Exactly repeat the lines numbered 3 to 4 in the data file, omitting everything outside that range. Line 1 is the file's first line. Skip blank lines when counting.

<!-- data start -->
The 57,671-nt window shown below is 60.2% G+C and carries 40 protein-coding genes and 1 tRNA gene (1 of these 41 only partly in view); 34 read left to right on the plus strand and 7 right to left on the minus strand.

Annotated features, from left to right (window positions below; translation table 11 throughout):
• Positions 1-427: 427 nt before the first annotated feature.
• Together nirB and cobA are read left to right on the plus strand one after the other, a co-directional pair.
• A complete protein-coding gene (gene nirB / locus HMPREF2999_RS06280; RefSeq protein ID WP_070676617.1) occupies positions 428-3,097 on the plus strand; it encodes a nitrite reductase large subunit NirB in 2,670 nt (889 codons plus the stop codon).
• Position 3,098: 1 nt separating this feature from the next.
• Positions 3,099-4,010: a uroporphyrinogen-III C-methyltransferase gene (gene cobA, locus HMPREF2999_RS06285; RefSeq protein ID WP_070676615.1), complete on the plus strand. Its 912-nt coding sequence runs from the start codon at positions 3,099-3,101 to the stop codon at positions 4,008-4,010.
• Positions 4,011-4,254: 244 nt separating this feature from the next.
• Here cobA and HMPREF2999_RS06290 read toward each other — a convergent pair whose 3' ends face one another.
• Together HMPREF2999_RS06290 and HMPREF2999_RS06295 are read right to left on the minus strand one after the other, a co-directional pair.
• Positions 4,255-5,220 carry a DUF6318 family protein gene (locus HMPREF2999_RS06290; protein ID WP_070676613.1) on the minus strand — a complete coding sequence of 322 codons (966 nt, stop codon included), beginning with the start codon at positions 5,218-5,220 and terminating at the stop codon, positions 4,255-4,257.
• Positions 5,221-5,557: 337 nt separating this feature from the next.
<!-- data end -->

• Positions 1-427: 427 nt before the first annotated feature.
• Together nirB and cobA are read left to right on the plus strand one after the other, a co-directional pair.